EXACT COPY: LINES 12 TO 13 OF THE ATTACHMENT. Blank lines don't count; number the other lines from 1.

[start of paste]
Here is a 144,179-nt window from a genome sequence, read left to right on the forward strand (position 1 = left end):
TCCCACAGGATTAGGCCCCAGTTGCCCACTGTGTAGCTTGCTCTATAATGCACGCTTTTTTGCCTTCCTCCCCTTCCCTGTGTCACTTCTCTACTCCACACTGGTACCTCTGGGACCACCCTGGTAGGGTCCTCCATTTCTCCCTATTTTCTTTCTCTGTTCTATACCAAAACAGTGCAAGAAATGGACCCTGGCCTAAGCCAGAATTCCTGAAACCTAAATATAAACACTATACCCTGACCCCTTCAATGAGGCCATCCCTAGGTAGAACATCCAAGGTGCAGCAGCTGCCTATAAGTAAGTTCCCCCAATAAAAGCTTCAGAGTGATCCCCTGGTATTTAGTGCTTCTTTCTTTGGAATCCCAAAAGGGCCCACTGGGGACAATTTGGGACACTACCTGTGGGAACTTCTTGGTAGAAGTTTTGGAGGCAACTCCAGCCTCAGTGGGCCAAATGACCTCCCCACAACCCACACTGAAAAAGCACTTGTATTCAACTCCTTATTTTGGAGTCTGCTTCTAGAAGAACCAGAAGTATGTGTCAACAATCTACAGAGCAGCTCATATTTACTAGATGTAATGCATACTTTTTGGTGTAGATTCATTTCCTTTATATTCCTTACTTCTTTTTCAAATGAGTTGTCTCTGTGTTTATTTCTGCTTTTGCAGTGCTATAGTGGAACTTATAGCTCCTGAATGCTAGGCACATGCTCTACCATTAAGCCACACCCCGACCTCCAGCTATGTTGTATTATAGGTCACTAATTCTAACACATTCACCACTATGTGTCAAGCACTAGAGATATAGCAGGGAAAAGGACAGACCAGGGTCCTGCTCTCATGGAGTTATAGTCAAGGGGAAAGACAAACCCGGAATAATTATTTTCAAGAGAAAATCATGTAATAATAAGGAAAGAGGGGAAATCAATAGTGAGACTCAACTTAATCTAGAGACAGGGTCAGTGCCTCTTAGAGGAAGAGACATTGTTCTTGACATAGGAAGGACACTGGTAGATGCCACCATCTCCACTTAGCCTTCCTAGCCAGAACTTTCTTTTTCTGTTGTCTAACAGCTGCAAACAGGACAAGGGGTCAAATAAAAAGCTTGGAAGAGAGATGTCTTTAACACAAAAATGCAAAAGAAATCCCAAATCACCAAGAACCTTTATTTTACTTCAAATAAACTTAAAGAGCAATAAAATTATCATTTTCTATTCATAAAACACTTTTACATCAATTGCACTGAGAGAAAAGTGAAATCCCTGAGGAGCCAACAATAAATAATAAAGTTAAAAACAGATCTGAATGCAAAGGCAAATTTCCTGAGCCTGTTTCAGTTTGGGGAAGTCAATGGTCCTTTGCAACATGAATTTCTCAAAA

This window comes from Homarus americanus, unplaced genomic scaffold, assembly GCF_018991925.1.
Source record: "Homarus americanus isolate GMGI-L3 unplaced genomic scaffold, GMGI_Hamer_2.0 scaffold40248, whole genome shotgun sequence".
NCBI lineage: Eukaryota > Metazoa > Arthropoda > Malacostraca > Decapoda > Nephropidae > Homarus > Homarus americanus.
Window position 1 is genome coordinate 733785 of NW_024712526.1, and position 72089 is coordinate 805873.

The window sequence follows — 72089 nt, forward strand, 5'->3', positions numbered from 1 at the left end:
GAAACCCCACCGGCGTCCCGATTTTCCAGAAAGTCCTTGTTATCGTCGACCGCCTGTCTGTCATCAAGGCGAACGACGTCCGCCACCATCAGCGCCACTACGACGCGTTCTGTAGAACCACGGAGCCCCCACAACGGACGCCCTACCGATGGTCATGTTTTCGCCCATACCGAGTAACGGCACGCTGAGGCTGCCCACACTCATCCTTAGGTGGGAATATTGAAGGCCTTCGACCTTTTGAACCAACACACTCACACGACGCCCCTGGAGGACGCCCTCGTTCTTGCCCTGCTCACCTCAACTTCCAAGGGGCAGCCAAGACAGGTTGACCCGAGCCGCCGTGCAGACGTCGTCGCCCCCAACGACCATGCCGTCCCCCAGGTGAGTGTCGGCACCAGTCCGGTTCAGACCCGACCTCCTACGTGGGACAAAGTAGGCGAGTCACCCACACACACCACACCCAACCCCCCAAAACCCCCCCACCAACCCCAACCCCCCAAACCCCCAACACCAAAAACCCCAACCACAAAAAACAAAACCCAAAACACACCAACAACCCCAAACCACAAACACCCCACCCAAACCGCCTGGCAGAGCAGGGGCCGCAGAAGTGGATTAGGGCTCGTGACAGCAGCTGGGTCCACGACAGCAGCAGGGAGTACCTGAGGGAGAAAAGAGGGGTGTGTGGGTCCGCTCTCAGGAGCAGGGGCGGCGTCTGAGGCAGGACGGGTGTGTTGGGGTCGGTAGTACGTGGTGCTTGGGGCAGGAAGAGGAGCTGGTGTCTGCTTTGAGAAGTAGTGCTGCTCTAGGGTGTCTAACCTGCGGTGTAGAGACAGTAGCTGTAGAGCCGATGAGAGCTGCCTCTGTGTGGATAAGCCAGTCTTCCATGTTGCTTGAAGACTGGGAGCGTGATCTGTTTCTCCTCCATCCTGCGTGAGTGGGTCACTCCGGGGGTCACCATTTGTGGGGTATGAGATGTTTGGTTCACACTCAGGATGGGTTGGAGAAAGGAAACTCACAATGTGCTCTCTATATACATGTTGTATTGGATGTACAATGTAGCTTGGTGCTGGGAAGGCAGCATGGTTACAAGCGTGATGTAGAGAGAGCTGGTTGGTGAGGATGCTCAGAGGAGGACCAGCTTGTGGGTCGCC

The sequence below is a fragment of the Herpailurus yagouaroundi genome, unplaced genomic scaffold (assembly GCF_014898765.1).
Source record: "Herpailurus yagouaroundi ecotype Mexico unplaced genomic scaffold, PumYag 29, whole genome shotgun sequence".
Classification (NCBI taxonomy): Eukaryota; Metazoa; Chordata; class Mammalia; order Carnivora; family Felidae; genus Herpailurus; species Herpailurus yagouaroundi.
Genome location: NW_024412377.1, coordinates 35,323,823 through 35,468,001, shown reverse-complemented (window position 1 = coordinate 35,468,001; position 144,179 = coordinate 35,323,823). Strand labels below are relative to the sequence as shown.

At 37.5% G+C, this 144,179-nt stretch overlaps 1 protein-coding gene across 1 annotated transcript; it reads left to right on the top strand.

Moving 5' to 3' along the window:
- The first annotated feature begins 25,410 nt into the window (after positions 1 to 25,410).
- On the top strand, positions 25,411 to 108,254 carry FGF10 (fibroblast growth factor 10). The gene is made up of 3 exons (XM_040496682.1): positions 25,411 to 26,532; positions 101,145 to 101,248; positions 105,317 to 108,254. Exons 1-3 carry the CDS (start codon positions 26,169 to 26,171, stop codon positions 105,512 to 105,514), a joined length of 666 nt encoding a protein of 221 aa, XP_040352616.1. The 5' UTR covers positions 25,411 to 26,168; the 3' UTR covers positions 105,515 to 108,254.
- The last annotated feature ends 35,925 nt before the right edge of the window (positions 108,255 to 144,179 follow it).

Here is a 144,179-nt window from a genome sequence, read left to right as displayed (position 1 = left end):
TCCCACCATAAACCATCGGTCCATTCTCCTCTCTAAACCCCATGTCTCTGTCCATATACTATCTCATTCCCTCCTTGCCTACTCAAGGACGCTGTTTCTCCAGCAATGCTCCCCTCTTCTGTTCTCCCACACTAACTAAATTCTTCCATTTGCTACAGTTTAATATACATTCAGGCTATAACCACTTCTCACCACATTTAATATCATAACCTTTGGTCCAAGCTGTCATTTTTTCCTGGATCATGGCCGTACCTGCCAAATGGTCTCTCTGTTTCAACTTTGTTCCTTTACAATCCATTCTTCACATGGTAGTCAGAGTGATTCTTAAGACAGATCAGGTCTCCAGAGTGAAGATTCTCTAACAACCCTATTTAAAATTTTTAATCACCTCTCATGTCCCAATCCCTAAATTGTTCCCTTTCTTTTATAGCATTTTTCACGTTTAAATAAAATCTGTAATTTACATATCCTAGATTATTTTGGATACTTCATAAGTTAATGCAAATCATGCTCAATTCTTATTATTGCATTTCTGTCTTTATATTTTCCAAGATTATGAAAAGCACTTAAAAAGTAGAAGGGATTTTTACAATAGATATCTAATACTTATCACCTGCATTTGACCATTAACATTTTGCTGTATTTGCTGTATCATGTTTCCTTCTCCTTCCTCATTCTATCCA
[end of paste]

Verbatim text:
Genome location: NW_024412377.1, coordinates 35,323,823 through 35,468,001, shown reverse-complemented (window position 1 = coordinate 35,468,001; position 144,179 = coordinate 35,323,823). Strand labels below are relative to the sequence as shown.

At 37.5% G+C, this 144,179-nt stretch overlaps 1 protein-coding gene across 1 annotated transcript; it reads left to right on the top strand.